Are Custom Products Worth It in Your Craft Business?

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Today’s post is to get you thinking about the products you offer in your Silhouette or Cricut small business – and the time it takes you to process each order. I’m asking you to think about whether or not custom made or personalized products are worth your time in your business. For the purpose of this post, custom products are defined as orders where the customer chooses what goes on the product and you create one, unique product. (Example: 1 personalized tumbler cup or 1 personalized tee shirt.)

To start, let’s take a look at the process of creating a custom or personalized product.

Process for Custom Products

  1. Make a sample of the product (which you may or may not be able to sell) or create a mockup of the product.
  2. List the product online.
  3. Get an order from a customer.
  4. Make a mockup of the product.
  5. Wait for customer approval.
  6. Get customer approval or make changes as desired by the customer, possibly wait for customer approval again.
  7. Create the product and mail it to the customer.

And don’t forget about the customers that don’t specify their customization and you have to chase them down to get their order; or even the customer who incorrectly enters their desired customization and blames you for the error. In the event that the customer returns the item, it is unlikely that you’ll be able to resell it to another customer.

Now, let’s take a look at the process for selling a ready to ship product.

Process for Selling a Ready to Ship Product

  1. Create the product.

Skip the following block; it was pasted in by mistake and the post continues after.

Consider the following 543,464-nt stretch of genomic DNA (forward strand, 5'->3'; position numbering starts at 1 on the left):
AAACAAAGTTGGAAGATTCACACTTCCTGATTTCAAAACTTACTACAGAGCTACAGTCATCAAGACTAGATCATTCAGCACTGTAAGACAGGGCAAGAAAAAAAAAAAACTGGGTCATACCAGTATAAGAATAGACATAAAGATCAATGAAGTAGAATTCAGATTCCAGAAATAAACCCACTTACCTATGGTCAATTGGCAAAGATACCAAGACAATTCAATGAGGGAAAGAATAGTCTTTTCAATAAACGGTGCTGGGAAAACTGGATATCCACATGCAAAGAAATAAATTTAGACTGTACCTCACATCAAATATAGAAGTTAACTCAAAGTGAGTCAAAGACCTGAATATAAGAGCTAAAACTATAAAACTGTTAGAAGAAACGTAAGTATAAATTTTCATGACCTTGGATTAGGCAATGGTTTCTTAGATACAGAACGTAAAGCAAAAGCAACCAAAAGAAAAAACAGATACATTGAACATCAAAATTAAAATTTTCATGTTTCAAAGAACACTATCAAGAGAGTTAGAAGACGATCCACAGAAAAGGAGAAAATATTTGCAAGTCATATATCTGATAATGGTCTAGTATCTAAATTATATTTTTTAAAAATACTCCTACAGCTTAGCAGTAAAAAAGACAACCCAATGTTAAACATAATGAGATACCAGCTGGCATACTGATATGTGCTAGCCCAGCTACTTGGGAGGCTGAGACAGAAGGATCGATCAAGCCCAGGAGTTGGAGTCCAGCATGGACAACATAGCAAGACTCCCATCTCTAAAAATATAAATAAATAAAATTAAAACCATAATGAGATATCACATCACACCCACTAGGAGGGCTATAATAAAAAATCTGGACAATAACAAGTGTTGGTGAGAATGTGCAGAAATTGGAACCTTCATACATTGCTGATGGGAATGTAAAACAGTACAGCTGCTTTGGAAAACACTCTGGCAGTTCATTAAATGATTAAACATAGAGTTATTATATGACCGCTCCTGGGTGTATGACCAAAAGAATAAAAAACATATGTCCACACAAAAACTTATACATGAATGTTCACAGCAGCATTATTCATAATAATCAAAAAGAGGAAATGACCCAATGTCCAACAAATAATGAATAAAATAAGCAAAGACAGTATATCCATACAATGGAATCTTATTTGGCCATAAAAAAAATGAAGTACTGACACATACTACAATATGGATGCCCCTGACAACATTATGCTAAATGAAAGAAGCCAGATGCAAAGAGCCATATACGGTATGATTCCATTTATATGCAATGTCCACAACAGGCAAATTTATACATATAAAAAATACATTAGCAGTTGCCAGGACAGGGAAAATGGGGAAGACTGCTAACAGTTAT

2. Photograph and list the product for sale.
  3. Get an order from a customer.
  4. Package and ship the order.

Are Custom or Personalized Orders Worth It?

I can’t argue that the customization and personalization niche is huge (think large brands like Things Remembered or Personalization Mall). However, for one woman (or one man!) operations, this niche may not be as profitable unless you can sell at a high price point and large profit margin or you can sell hundreds of products. If you are a one person business, it can be more profitable to work assembly line style and create many ready made products at a time. If you browse Etsy, you may notice that many of the largest online shops do not only sell custom made or personalized products.

Unfortunately, I can’t decide if custom orders are right for your business – but I hope I got you thinking. Does your business sell only custom orders, only ready made products, or a mix of both? Let me know in the comments, and read on for an alternative approach to selling on Etsy.

 

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Are Personalized or Custom Products Worth It in Your Silhouette Portrait or Cameo and Cricut Explore or Maker Craft Business? By cuttingforbusiness.com.

14 thoughts on “Are Custom Products Worth It in Your Craft Business?”